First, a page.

Memories of Peter Gaszner
On 25 July this year I received an e-mail from Gabor Gaszner, Peter Gaszner’s son, who is also a psychiatrist. This brief e-mail was a circular to tell people that Peter had died earlier that day after a long illness. This was a major shock to me: I was not aware of Peter’s illness. My last contact with him was last Christmas when we exchanged seasonal greetings; he did not mention that he was unwell. I have been thinking of Peter a lot since Gabor’s e-mail: I find it difficult to realize that he is no more. Instead of a eulogy or obituary listing his achievements, of which there will be several, I would like to share a few personal memories. These memories are dear to me, and may, to a small extent, indicate what sort of person Peter was.
Peter and I were of the same age, both of us grew up and studied medicine in Hungary. Although Hungary is a small country, our paths did not cross there. We first met in 1978 when Peter joined our Human Psychopharmacology Laboratory in Manchester on a one-year research fellowship. We got on very well from the first moment, obviously facilitated by our common native language and background, and of course, our current interest in psychopharmacology. Peter rolled his sleeves up straight away, joined some on-going studies, and we started planning our first experiment together. Without any delay, he became a full-fledged member of our research team, joining in not just the experiments but also the social activities, including sharing jokes with the researchers, technicians and secretaries.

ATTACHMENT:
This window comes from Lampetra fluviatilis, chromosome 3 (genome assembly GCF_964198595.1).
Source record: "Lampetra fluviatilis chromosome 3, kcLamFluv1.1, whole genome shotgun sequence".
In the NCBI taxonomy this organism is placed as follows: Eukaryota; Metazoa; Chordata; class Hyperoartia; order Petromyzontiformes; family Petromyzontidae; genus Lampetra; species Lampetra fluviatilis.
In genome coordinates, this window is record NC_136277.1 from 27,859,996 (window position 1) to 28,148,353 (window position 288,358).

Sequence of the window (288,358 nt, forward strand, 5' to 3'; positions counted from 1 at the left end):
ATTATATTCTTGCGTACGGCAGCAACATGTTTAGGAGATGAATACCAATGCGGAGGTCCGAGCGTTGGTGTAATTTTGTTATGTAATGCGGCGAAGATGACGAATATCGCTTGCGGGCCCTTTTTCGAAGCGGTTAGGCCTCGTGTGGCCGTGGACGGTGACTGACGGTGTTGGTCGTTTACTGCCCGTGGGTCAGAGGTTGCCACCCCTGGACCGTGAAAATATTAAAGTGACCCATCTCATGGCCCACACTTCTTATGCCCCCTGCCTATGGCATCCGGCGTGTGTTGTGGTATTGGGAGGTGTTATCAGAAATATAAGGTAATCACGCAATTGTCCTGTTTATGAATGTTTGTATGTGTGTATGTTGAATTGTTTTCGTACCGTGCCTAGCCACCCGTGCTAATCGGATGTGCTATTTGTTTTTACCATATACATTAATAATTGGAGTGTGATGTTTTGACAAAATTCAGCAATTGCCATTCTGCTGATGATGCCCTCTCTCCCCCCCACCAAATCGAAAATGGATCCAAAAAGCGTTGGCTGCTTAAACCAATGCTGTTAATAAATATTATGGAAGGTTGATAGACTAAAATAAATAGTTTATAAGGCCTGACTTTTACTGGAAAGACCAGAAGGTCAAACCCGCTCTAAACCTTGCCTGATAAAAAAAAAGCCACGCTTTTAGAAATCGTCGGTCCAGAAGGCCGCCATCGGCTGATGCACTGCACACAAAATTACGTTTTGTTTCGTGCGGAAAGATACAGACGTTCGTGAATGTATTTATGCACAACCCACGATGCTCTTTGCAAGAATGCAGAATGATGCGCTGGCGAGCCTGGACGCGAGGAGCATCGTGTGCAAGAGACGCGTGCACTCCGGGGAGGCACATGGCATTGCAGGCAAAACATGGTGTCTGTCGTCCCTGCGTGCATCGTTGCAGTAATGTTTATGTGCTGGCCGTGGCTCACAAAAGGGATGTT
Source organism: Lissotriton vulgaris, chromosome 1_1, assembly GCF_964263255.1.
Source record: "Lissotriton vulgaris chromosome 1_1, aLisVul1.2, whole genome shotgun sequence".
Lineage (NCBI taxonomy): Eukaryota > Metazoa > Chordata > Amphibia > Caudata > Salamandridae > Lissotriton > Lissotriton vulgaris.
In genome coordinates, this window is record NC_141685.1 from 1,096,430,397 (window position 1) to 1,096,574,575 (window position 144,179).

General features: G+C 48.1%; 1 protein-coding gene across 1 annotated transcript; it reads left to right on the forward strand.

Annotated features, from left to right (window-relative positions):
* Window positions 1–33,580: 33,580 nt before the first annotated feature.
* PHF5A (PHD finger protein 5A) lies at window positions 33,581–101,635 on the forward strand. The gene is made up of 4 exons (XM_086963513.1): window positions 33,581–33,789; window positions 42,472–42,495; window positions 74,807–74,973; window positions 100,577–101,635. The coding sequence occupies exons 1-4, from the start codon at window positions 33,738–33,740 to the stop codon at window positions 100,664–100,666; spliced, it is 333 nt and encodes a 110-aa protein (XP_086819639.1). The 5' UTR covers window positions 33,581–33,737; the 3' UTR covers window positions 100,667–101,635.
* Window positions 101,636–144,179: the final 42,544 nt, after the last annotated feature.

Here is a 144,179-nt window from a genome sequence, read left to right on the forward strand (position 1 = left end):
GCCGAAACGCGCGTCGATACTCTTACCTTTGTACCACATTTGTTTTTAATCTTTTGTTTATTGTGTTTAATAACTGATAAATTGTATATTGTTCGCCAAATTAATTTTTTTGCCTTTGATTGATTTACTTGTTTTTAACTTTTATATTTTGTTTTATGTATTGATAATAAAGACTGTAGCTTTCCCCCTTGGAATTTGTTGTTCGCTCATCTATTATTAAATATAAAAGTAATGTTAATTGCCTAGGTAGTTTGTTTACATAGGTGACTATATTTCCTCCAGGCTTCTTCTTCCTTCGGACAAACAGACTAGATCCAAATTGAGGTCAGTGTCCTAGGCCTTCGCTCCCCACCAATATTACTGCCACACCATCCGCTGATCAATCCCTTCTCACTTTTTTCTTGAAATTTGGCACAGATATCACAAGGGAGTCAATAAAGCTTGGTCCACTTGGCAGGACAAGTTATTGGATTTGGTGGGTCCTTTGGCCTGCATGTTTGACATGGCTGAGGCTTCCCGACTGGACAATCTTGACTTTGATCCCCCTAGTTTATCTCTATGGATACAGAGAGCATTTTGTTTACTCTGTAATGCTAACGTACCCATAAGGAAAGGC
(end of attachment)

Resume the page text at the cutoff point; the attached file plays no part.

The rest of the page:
I was keen to introduce Peter to scientific events in England during his year with us, and we went to a number of national and international meetings together, such as the meetings of the British Pharmacological Society and the International Pupil Colloquium held in London. As funds were in short supply, we usually stayed in modest accommodation, mainly in student halls, on such occasions. I remember an exceptionally dreary student hall in London where we had a free evening with some time to kill on our hands. What should we do tonight? I suggested that we might go to a pub and have a drink. Peter said, let’s go the opera. Which opera? Covent Garden, of course! Covent Garden? You must be joking: we won’t get a ticket; all tickets must have been sold a long time ago. Finally, we agreed to go to Covent Garden, and if there were no tickets, we would go to the pub. When we arrived at the opera house, a chap came up to us, with two tickets in his hand: would you be interested in buying these tickets? My wife could not come, and I will not go without her. So, we had our tickets, and saw a most memorable performance of Verdi’s Don Carlos (with Boris Christoff in the role of King Philip!). This little incident highlights the secret behind Peter’s success: optimism, going for it, and perseverance.